Call it stubbornness. Call it pride. Call it whatever you want. But you have to call it successful.
Brothers Doyle and Daryl Schniers have been farming the family cotton and wheat operation in the Concho Valley, southeast of San Angelo, TX, since 1979. And in those 38-plus years, they’ve marketed 100% of their cotton themselves.
“We believe if you plant it, raise it and harvest it, then you sell it, too,” says Doyle. “It might not always have been the right decision, but it’s actually worked out pretty well for us.”
So well, in fact, that the Schniers were recognized by ICE Futures as the 2017 Cotton Marketers of the Year during the Beltwide Cotton Conferences, held this year in San Antonio. For the past 27 years, the award has been given to U.S. cotton growers who demonstrate excellence in a marketing program.
The secret to their success is that there’s no secret. Their marketing strategies vary from year to year, based on crop and market conditions. They rely on a variety of marketing tools ranging from bale and/or acre contracts, futures hedges, options and marketing pools when it’s advantageous.
“We market some with puts and calls and sell the futures,” explains Doyle. “It’s not a magic number. It’s not a certain date. We don’t do it by the book.”
“It’s probably more of a gut feeling than anything,” adds Daryl.
In all, it’s a process based on listening and analyzing information. The brothers work with one broker for information, and three sons involved in the farming operation work with other brokers.
“We get a little bit of perspective from multiple sources,” says Doyle. “They don’t all say the same thing, so we have to part the weeds a bit and figure out what’s best for us. Sometimes, it’s not always the best, and we take our dings from time to time. We think we ought to be pretty darn smart by now, because we figure we learned more from what we did wrong than from what we did right.”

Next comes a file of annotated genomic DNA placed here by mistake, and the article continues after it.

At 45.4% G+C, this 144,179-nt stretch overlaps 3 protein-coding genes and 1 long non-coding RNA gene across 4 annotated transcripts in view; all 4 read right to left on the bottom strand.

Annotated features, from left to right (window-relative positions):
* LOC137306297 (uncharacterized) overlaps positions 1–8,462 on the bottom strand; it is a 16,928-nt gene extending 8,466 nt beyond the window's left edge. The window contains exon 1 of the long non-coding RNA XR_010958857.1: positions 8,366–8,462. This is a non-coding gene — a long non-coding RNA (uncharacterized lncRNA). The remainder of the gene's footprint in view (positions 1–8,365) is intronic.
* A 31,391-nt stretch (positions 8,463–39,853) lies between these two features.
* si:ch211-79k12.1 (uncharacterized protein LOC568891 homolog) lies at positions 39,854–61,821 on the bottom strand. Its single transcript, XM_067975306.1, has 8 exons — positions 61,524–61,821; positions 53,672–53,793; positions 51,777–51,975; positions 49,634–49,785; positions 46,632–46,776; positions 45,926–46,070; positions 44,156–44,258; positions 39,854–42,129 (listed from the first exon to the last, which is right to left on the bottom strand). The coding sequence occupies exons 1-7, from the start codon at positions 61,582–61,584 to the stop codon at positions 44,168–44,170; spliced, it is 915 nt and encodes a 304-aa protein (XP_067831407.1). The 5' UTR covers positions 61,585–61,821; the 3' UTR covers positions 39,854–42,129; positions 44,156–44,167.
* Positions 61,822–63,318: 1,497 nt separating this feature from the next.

They primarily work with local buyers, but also rely on contacts through the Walls Cooperative Gin to help screen potential buyers from outside the area. They demand honesty and fairness from the people they deal with.
“We don’t work last chances,” says Doyle. “If we don’t take a price because the market or basis moves, there may be a second chance because we didn’t sell the first time. But nobody gets a last chance. And we don’t let people match.”
That’s a consistent philosophy throughout the entire farming operation, extending to seed, chemicals and other production inputs.
“Maybe it’s not always right, but we believe that if you don’t price it, you don’t need it,” says Daryl. “If there’s not a price on it, then you really don’t want to sell it to me.”
The Schniers brothers represent the third generation of what’s now a four-generation farming operation. The only boys among seven siblings, they always knew that they wanted to farm. The opportunity, sadly, came too soon when their father passed away when the then-19-year-olds were in their first semester of college.
“We had to come home and harvest cotton for our mom,” recalls Doyle. “We wanted to go to college, and our dad wanted us to go to college. But in the end, if mom rented the land out – which was a possibility – we were concerned that we might not be able to get it back.”
Today, the brothers farm approximately 7,000 acres of cotton – some of which is drip or pivot irrigated – and are active in the Deltapine New Product Evaluator program. There’s also nearly 7,000 acres of wheat for a cotton/wheat rotation, about 1,100 acres of irrigated corn to help manage nematodes, plus a 200-head cow/calf operation.
“We need something to do in our spare time,” quips Doyle.
Spare time may be in short supply. In addition to the farm, Doyle is a vice chairman of the National Cotton Council’s American Cotton Producers and president of the Wall Co-op board. Daryl is chairman of the Tom Green County Soil and Water Conservation district and a director of the Concho Valley Electric Cooperative.
The brothers attribute their success to there being two of them. Doyle spends the biggest percentage of his time in the office managing paperwork, crop insurance and bookkeeping. He’s also handy with tractors, the cotton picker and whatever else is needed at a particular time. Daryl (who, for the record, is 10 minutes older than Doyle) focuses on the on-farm production work with their sons.
“It’s good that there’s always somebody to confide in,” says Doyle. “We spend a lot of time on the phone with each other about what we’re doing and about what the market is or isn’t doing.”
During the season, the brothers and sons meet for lunch several times a week to talk over an ever-changing list of subjects. They’ll often meet for coffee at the Walls Co-op to visit with other local growers to talk about what’s working…or not working.
“We sometimes learn a lot in those sessions,” says Daryl.
“People say we don’t listen very much, that we do more talking,” laughs Doyle. “There’s probably a lot of truth in that.”
From Cotton Grower Magazine – February 2018